Friday, March 25, 2011


I AM: YHWH, the Tetragrammaton.
I will Be Who I will Be,” replied God to Moses (Shemot/Exodus 3:14). 
At the base of Mount Sinai, the Lord revealed the Hebraic Divine Name, Ehyeh Asher Ehyeh (I will Be Who I will Be); not a noun as might be expected, but a third-person, masculine verb  hwhy “to be.”

To the nation of Israel, His choice of entitlement announced His absolute existence outside of man’s perception of time. As one God, His name claimed exclusivity. YHWH conveys that no one else is as He is: the eternal creator. He is life and existence; He is Being.
The English translation of the Tetragrammaton is “I AM.”
 When our faith fails and we forget the I AM, we are set adrift in an universal existential odyssey. Against the dark, despairing drift into angst, He tells us that He IS. God’s name powerfully contrasts man’s search for being and confidently points us away from ourselves for the ultimate answers. You are because I AM, is His reply. And when He is not enough for us, we continue to seek for human answers.
The quest to understand the phenomenon of mankind’s being has consumed philosophers from the ancient Greek Protagoras (“Man is the measure of all things”)  to Descartes (“I think, therefore, I am”) to Thoreau (“Being is the great explainer.”) Even our British Bard-of-Avon had his turn with the probing existential dirge of Hamlet:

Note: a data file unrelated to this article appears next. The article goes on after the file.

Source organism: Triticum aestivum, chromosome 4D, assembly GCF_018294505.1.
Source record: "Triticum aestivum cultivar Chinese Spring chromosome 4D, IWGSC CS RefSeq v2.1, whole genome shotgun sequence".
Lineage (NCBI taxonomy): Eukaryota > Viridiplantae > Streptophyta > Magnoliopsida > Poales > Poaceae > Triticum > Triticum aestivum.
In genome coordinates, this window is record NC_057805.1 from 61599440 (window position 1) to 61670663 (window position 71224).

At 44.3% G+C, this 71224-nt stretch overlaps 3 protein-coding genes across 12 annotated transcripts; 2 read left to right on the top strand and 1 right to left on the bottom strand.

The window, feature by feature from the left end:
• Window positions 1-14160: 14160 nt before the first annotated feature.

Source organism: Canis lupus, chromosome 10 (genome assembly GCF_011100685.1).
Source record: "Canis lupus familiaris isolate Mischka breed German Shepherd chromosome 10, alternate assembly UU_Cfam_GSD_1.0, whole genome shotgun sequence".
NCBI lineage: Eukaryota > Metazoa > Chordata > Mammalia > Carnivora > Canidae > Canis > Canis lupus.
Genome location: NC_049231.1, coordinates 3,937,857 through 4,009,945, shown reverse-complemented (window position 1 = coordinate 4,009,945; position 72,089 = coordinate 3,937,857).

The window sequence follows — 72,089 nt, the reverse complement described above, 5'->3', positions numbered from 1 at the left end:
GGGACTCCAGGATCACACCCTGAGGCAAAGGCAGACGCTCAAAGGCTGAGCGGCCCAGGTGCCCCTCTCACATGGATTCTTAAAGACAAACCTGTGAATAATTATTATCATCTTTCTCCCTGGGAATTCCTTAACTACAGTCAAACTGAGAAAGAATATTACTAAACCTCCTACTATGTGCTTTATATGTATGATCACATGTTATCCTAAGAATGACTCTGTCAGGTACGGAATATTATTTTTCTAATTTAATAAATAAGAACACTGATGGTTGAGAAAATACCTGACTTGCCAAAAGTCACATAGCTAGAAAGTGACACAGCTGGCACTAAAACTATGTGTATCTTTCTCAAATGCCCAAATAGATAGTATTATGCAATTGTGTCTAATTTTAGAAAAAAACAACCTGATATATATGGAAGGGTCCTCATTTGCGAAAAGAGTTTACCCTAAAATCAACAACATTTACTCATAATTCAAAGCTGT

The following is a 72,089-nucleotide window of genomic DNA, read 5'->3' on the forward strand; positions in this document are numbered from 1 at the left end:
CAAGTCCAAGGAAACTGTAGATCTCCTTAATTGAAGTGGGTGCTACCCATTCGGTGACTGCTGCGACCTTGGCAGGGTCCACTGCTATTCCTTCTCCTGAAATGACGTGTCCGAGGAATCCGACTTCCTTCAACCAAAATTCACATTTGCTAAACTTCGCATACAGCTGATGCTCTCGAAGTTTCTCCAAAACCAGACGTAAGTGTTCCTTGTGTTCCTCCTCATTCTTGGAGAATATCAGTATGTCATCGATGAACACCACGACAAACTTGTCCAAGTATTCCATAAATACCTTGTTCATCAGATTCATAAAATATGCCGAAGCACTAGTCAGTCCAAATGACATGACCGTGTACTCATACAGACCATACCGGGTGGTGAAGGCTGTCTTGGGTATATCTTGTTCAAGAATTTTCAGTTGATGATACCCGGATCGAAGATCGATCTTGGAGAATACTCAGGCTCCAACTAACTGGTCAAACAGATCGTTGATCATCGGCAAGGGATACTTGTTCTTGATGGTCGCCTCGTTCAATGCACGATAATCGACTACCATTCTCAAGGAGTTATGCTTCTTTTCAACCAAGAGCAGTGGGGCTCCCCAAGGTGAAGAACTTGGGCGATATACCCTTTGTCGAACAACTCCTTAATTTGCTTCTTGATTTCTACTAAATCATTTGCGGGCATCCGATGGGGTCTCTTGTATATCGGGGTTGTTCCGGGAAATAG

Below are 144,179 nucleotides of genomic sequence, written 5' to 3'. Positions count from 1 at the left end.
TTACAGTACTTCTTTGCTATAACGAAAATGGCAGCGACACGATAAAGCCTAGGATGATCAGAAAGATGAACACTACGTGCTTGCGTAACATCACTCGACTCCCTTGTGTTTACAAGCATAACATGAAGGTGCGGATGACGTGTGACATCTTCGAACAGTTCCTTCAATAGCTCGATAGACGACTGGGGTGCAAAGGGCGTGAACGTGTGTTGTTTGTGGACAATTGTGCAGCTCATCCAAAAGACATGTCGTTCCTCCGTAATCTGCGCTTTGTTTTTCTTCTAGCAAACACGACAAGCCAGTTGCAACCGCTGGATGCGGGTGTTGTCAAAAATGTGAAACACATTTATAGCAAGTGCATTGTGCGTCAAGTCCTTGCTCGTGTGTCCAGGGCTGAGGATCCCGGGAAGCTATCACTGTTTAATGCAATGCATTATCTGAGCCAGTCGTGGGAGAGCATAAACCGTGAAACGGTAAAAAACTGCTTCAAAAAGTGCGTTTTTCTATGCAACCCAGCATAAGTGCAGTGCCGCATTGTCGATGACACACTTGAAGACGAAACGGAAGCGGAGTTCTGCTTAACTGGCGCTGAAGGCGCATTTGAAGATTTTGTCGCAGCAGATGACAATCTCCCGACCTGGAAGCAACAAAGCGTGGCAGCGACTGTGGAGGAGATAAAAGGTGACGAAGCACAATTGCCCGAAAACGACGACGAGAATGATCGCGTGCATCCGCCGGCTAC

To be, or not to be, that is the question:
Whether 'tis nobler in the mind to suffer
The slings and arrows of outrageous fortune,
Or to take arms against a sea of troubles
And by opposing end them. To die—to sleep...

 Yet the challenge to understand the purpose of mankind’s existence did not originate with Shakespeare, nor even the wily serpent of Genesis. It is the most primordial, cosmic self-examination that Lucifer himself asked and continues to coerce an answer from each of us today:  
“YHWH or not YHWH?” I am not questioning God’s existence, nor is this a question of evolution versus design. What I am addressing is our 21st century Christian worldview that makes ourselves god. God’s claim is that He is Being, the “I AM.” Are we really responding “I am not ?”